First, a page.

There are an estimated 1.57 billion Muslims in the world according to 2010 figure. They are divided into two main sects–Sunnis and Shias. Sunnis are in majority and although exact estimates are difficult to gather. They may be accounting for three-fourths of the total world Muslim population. Shias are in a majority in Iran (over 90 per cent), Iraq (around 60 per cent), Bahrain (60 per cent here as well) and they are in large numbers in several other countries, including Syria, Saudi Arabia, Lebanon, UAE, Yemen, Kuwait, Oman, India, Pakistan and Bangladesh, among others.
In Syria, Alawite Shias are though a minority and Sunnis are in majority, they have been ruling. Bashar Al Assad is an Alawite Shia. In Iraq, Shias are in a majority but Saddam Hussain, a Sunni, ruled for decades and persecuted Shias. Of an estimated 32 million Iraqis, 55 per cent are Shias and the remaining are Sunnis and Kurds. There are Christians also in Iraq but they are in small number. Former Iraqi vice president Tariq Aziz (Saddam’s confidante) was a Catholic. By the way, Saddam was a socialist and was a staunch supporter of India in the Arab world. But that’s not the point and not a subject of our analysis here.
The world’s Muslim population can also be divided into Arabs and non-Arabs. Total Arab population is roughly 363 million (Egypt is the largest Arab country with 80 million people). Shias may be accounting for a fourth (25 per cent) of the Arabs. Some four per cent Arabs are Christians (majority are in Egypt) while few are Jews and the only Arab Hindus we find in Oman. They freely practice their religion and are Indian origin. They are very few in number. Most famous Hindu Omanis family are Ramadas and the Tharias. Khimji Ramdas Group is Oman’s most famous business house. Talking of world Muslims, some 85 per cent of them live outside the Arab world. Although, Iran is in the Middle East, Iranians are non-Arabs. They speak Persian and follow Persian culture. They are of Aryan race and their language is derived from the same source as Sanskrit. The Iranians were Zoroastrians before converting to Islam centuries ago and those were not converted they migrate to India.
A cold war is always on between Iran and the Arabs. Most Arab Shias support Iran. Lebanon’s organisation of Shias (Hezbollah) led by Syed Hasan Nasrullah is a staunch supporter of Iran and Bashar Al Assad of Syria. Iran is supposed to be the leader of the Shias of the world, while it is generally believed that Saudi Arabia is the leader of (Wahabis). Sunnis are also ignore by Saudi Arab. Sufi Muslims of India are Sunnis and as a group they are in a vast majority in the Indian Muslim community, but Saudi Arabia doesn’t acknowledge them and their importance much due to their Hindu ancestry, ways and lifestyle.
After the fall of Saddam Hussain following the US invasion in 2003, Iraq has come to be ruled by Shia majority. Sunnis have been feeling left out and Al Qaeda, the Wahabis militant group, has been taking advantage of this and operating there with support from sections of disgruntled Sunnis. Sunnis with the help of Wahabis (Takfiris) rose in rebellion in the neighbouring Syria against what some say is the Shia rule of Al Assad more than three years ago. As we know, the rebellion in Syria was launched as part of Arab Spring which actually sprouted in Tunisia in December of 2010 when a poor vendor put himself ablaze in the capital city of Tunis and died, blaming the government for its indifference to his woes.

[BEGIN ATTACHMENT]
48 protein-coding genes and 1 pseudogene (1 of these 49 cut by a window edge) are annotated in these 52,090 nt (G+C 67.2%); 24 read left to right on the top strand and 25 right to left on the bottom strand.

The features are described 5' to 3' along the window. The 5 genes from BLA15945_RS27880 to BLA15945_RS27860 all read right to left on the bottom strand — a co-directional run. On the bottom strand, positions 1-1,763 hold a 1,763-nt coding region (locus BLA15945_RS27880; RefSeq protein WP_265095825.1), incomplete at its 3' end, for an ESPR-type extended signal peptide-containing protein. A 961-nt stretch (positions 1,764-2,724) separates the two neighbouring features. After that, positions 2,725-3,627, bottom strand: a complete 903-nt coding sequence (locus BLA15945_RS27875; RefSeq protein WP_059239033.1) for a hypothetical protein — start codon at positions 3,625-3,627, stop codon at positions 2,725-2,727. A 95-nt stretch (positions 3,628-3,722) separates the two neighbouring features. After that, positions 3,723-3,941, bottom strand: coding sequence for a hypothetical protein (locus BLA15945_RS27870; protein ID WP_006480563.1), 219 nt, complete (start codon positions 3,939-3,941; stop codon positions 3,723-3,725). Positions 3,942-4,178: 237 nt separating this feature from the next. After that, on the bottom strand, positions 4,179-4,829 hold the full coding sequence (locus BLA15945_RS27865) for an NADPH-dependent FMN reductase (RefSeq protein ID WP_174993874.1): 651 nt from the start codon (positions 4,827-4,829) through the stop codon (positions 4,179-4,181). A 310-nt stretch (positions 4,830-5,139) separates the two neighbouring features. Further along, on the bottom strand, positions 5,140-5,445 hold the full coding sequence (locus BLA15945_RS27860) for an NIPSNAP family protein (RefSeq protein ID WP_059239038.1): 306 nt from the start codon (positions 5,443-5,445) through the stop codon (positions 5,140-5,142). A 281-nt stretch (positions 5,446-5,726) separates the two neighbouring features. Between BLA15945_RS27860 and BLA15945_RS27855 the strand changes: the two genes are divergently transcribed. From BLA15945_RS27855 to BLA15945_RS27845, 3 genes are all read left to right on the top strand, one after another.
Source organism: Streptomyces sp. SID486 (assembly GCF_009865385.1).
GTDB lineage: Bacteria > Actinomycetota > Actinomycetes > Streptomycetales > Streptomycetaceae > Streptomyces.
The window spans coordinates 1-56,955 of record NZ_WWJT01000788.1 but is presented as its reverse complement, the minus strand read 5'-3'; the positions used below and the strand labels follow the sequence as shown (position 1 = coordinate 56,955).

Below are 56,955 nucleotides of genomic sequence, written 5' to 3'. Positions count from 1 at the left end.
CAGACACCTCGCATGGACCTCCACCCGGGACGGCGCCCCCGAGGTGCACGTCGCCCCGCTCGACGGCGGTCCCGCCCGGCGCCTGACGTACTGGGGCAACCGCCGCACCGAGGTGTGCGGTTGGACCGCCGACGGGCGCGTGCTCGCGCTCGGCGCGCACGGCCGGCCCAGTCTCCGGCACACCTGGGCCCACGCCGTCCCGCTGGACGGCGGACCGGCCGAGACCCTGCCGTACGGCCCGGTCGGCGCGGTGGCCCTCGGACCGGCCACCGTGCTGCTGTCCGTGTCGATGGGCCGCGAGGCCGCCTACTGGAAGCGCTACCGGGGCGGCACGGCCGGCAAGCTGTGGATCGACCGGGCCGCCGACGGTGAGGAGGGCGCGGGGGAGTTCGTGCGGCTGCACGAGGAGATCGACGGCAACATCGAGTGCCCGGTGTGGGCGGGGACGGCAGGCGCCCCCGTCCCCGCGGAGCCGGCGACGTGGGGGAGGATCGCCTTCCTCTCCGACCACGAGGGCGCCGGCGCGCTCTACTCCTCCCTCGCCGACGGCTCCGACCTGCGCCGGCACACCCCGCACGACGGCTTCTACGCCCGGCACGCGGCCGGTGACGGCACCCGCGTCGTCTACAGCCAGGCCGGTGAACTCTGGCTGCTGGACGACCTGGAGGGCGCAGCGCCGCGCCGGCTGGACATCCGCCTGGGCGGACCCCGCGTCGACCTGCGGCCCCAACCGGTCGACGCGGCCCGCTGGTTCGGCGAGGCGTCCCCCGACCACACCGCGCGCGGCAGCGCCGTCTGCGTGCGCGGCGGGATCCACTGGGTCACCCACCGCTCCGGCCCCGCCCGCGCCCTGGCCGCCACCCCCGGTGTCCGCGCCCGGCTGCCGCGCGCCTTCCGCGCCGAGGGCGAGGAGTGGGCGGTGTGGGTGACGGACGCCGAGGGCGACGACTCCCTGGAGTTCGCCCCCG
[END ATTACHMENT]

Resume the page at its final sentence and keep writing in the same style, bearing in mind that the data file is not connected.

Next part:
The rebel groups in Syria have received funding from some rich Arab countries, it is alleged by Damascus.
During the three years of rebellion in Syria, much of which is crushed now, an offshoot of Al Qaeda has emerged. It is called the Islamic State of Iraq and Syria (ISIS). It has ambitions to control Syria and Iraq, “reclaiming these countries from Shias.” This group is also known as the Islamic State of Iraq and the Levant (ISIL).
It has control over large territories in eastern parts of Syria (and now also western and central Iraq). It is led by an obscure Iraqi Al Qaeda operator known as Abu Bakr Al Baghdadi. Fighters of this group have in the past few days come to control several cities in Sunni-dominated areas in Iraq. Sunnis are mostly concentrated in central parts of Iraq while Kurds have their autonomous region in the north. They were part of Iraq during Saddam’s time. ISIS fighters have taken control of Mosul, an important city in the north. It is the second largest city after Baghdad and the hub of Iraq’s vibrant oil industry. Saddam Hussain’s home town of Tikrit is also in control of the ISIS now, as also Fallujah. After controlling territories in the western and central parts of Iraq, the ISIS militants are moving into the Shia-dominated South. The most famous city in the deep South is Basra. Fighting has already spread to Samarra in the South.
The danger is that the ISIS may take all the cash from the banks in Mosul, a rich city, and make use of it for militant purposes and continue its fight in Iraq and destabilise the country and the region as a whole. South of Iraq, as we know, is geographically very close to the Arab Gulf countries of Kuwait, Qatar, Saudi Arabia, Bahrain, UAE and Oman, region are so crucial to world energy supplies. Another danger is that Iran and Hezbollah of Lebanon might interfere in Iraq directly or indirectly to support its Shia regime led by Nouri Al Maliki against the ISIS fighters. This may escalate violence in Iraq and put the entire Middle East region at risk. Millions of Indian expatriates and businessmen are based in the region. Plus, a volatile Middle East is sure to push global oil prices up and this could be a bad omen for the Narendra Modi government which has come to power less than a month ago promising a tough fight against price rise. And diesel, as we know, is the mother of all ills that is responsible for price rise.